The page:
For what exactly he does and what his purpose is, this is also something that was unclear here-Araya wanted to use him to awaken Shikis past memories, some of which were subconsciously locked away from her when her other half died, in the hopes of reopening a gateway to the origin via there if the original plan failed, IIRC. Of course, I don’t think he expected to be dead at the time, but Kurogiri carried it out anyway. His ability is related to the nickname they mention occasionally-“Gods Word”. Basically this is a Abrahamic religious concept, that in the time after the Genesis flood, humanity was closer and united and spoke a single language (tower of Babel and all that, before God scattered humanity), and so it was in the days of old in Nasus works. Being a single, pure, ancient language, speakers of it can use it to issue orders that cannot be denied to any non speaker. Kurogiri used it to awaken Shikis memories but she ended his ability to speak it in turn, and afterwards he was killed by Ouji once she found out the whole truth of everything he had done.

    In regards to Shiki and Azakas relationship, there was actually a comment in the story about how either one or both actually likes the others personalities, but Azakas sense of rivalry keeps them from becoming particularly close friends.

    Like

    • Hey, sorry for the super late reply and thanks for the comment.

      It’s funny – I left (literally a minute ago) left a comment wondering why the cut stuff was cut in the first place and then I read the first part of your comment. I can see where Ufotable is coming from, certainly, though I feel their portrayal of domestic violence and sexual abuse in the third and fifth movies was fairly graphic too. Still, like you said, I can’t exactly fault them for wanting to avoid the controversy.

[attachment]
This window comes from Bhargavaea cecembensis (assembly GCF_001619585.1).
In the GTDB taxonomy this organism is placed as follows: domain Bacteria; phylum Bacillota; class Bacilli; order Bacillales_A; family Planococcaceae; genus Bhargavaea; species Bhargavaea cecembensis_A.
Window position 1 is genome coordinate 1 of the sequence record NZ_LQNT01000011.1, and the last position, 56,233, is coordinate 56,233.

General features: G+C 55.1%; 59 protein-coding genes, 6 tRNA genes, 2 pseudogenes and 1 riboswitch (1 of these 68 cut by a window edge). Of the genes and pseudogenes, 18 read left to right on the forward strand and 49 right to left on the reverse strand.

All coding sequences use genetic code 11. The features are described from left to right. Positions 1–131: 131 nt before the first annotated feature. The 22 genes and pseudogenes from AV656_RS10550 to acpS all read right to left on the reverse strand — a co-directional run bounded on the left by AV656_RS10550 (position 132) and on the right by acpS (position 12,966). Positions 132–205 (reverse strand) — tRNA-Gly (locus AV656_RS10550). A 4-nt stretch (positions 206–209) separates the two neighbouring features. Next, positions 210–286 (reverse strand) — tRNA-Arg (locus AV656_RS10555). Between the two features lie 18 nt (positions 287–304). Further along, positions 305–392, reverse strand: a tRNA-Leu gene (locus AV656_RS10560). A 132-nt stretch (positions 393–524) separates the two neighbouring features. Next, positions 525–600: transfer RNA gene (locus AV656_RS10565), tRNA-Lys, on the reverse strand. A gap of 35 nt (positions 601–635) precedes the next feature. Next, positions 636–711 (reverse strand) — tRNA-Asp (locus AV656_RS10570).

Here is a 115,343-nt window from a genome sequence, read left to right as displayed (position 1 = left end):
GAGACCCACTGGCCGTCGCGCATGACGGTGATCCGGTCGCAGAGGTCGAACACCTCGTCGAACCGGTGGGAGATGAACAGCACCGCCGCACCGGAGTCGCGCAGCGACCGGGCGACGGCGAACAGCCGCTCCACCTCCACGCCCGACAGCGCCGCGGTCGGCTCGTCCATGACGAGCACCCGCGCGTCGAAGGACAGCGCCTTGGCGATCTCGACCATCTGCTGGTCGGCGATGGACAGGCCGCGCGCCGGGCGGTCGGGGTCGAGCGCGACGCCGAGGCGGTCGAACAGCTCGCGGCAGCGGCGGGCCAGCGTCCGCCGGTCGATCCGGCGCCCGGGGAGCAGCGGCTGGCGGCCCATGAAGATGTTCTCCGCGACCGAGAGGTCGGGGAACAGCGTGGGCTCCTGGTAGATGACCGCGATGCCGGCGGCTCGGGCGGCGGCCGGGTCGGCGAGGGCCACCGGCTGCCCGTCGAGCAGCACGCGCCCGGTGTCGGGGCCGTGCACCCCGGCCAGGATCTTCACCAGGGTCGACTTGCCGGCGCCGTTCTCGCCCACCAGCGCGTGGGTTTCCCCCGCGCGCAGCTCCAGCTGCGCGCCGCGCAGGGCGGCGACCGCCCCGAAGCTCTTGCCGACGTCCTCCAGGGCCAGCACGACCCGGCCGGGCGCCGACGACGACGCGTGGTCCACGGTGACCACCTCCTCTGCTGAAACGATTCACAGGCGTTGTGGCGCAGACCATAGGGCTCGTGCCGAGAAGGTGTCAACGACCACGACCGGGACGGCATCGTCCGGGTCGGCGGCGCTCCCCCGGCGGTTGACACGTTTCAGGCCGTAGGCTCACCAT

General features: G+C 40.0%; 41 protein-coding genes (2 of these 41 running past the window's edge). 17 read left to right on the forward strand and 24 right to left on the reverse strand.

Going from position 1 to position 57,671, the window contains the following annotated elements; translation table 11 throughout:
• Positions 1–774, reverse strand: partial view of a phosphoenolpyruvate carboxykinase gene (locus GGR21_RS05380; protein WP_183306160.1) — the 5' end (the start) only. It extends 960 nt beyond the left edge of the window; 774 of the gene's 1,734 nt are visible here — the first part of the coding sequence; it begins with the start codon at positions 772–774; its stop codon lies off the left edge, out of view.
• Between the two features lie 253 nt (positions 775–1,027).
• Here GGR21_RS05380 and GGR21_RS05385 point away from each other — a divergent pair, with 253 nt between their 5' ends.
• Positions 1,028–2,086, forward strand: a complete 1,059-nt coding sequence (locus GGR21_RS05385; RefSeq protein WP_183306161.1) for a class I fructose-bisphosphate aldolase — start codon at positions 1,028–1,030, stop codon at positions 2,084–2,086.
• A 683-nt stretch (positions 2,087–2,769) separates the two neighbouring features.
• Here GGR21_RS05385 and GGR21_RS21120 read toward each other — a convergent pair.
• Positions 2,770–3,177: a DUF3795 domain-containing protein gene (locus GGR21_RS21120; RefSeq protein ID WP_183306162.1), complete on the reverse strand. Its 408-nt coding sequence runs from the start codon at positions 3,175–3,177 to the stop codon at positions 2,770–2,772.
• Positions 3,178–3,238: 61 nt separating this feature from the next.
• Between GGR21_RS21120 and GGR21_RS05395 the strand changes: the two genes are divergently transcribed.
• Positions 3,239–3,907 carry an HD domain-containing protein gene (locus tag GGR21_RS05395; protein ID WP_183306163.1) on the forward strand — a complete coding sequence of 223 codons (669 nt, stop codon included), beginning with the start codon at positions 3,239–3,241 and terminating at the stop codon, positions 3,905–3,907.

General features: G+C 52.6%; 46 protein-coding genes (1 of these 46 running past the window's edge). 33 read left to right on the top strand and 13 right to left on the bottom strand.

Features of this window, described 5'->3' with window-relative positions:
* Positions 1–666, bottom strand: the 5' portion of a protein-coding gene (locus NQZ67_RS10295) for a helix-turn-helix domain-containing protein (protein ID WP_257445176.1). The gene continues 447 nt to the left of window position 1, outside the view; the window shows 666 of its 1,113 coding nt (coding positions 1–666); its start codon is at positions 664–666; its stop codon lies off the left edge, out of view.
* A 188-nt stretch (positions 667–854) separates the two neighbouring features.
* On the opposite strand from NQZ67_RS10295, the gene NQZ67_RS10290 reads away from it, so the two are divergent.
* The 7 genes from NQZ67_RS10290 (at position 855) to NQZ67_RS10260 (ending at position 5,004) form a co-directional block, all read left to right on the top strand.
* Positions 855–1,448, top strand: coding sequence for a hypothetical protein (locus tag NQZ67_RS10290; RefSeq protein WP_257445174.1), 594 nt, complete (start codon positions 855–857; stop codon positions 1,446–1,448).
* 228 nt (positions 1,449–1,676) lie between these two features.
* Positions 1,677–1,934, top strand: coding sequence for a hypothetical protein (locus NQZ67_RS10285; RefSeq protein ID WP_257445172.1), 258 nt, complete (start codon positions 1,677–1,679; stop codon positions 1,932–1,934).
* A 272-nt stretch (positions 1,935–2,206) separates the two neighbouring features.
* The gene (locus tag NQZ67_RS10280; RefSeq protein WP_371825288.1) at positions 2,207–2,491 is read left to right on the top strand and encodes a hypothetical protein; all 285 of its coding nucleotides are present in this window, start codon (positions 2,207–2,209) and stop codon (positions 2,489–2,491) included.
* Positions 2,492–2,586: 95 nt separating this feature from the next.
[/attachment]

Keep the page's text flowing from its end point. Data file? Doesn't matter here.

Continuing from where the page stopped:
Having seen the excerpt you pasted, it’s crazy how much detail went missing though. Luckily, Kurogiri isn’t a big enough character for it to really matter that much but still sucks to miss that much of the story.

      Anyway, I’ll ask you a question since you seem to know a lot about the Nasu-verse: do you ever find that the explanations are really difficult to understand? I feel like a lot of the times when there is exposition in the movie/episode, I will (at best) sort of see where the character explaining is coming from, but I won’t really know for sure if my version of what they explained matches what they meant

      Like

      • Early on, when I was reading or watching most of Nasus (or, other Type-Moon writers) works, it was a little difficult to follow yeah and it could turn out that something was actually different from what I thought it meant. I think it becomes easier to follow over time, though some of them are still not instantly understandable.

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        • I find myself more often understanding the emotion than the words themselves. That’s fine when I’m just watching a series but when I have to express it in words, it becomes so much harder to do it justice.

          Like

  5. Do you plan to read the Light Novels in the future? KnK 6 suffered greatly because it cut a bunch of content and was directed as a breather movie when it had about as much heavy stuff as Paradox Spiral.

    Like